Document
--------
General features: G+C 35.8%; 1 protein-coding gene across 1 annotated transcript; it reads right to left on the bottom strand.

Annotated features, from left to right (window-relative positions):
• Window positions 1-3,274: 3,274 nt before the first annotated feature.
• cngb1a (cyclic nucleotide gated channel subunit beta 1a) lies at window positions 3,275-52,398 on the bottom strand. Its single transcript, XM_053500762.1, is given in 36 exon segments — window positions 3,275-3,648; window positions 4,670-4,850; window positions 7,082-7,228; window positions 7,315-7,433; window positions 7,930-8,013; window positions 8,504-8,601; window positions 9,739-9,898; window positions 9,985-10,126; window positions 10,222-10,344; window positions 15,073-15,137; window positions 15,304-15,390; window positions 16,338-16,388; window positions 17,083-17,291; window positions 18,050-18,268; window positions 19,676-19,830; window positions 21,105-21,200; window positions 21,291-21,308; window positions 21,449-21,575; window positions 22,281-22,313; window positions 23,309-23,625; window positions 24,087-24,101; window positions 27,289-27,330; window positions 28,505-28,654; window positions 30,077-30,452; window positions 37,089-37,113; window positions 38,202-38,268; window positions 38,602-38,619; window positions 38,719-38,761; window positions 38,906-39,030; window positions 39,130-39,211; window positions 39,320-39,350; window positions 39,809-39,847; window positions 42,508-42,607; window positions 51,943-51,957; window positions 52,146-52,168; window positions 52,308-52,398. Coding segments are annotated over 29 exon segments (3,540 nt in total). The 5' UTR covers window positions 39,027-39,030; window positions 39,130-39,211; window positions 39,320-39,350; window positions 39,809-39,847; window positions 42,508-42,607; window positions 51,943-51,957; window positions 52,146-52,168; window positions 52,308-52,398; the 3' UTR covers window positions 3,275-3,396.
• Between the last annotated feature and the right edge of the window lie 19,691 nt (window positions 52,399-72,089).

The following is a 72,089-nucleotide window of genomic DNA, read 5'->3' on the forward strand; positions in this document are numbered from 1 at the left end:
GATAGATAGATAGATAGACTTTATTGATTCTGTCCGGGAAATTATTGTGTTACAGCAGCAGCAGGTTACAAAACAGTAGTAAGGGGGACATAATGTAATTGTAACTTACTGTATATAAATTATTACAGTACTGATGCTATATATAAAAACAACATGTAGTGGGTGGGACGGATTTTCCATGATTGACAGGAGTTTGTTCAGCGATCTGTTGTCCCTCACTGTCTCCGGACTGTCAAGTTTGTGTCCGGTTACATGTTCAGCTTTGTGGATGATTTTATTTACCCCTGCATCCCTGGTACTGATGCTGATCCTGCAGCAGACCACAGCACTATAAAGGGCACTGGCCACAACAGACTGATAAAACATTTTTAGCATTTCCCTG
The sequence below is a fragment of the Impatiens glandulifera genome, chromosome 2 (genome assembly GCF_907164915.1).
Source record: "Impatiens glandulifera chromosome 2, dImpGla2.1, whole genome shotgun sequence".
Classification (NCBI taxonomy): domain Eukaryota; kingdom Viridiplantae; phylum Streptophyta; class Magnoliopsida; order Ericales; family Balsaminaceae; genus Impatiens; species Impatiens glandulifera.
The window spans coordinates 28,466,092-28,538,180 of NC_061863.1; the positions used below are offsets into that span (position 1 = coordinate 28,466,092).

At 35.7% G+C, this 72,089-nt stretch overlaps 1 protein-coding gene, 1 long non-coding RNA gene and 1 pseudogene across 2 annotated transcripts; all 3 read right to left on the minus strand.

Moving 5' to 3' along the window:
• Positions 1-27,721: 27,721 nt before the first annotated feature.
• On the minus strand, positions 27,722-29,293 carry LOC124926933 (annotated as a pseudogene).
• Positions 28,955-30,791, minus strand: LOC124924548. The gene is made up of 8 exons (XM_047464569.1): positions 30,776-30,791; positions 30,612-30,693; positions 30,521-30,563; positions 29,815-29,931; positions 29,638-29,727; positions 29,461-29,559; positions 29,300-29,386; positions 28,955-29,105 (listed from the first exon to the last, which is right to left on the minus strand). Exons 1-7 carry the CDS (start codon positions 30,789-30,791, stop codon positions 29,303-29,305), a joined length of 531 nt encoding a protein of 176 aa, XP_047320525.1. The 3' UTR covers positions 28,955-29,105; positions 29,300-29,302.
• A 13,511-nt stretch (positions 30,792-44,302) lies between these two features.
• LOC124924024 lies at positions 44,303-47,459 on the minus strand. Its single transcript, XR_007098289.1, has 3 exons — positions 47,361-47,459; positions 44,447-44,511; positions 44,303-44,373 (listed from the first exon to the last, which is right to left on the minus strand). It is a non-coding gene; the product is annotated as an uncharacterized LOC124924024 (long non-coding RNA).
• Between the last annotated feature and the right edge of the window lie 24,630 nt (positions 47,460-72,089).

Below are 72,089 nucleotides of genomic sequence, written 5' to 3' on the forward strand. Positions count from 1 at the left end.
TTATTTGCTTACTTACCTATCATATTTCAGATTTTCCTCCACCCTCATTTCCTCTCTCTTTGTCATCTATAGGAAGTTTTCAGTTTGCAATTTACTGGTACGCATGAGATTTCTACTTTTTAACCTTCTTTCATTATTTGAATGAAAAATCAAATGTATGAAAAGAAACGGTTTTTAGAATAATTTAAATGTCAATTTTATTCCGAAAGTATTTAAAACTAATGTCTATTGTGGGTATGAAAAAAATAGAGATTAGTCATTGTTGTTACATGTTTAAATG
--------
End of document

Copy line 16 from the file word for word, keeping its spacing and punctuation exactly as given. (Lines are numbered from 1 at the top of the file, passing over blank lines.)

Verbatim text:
• Positions 28,955-30,791, minus strand: LOC124924548. The gene is made up of 8 exons (XM_047464569.1): positions 30,776-30,791; positions 30,612-30,693; positions 30,521-30,563; positions 29,815-29,931; positions 29,638-29,727; positions 29,461-29,559; positions 29,300-29,386; positions 28,955-29,105 (listed from the first exon to the last, which is right to left on the minus strand). Exons 1-7 carry the CDS (start codon positions 30,789-30,791, stop codon positions 29,303-29,305), a joined length of 531 nt encoding a protein of 176 aa, XP_047320525.1. The 3' UTR covers positions 28,955-29,105; positions 29,300-29,302.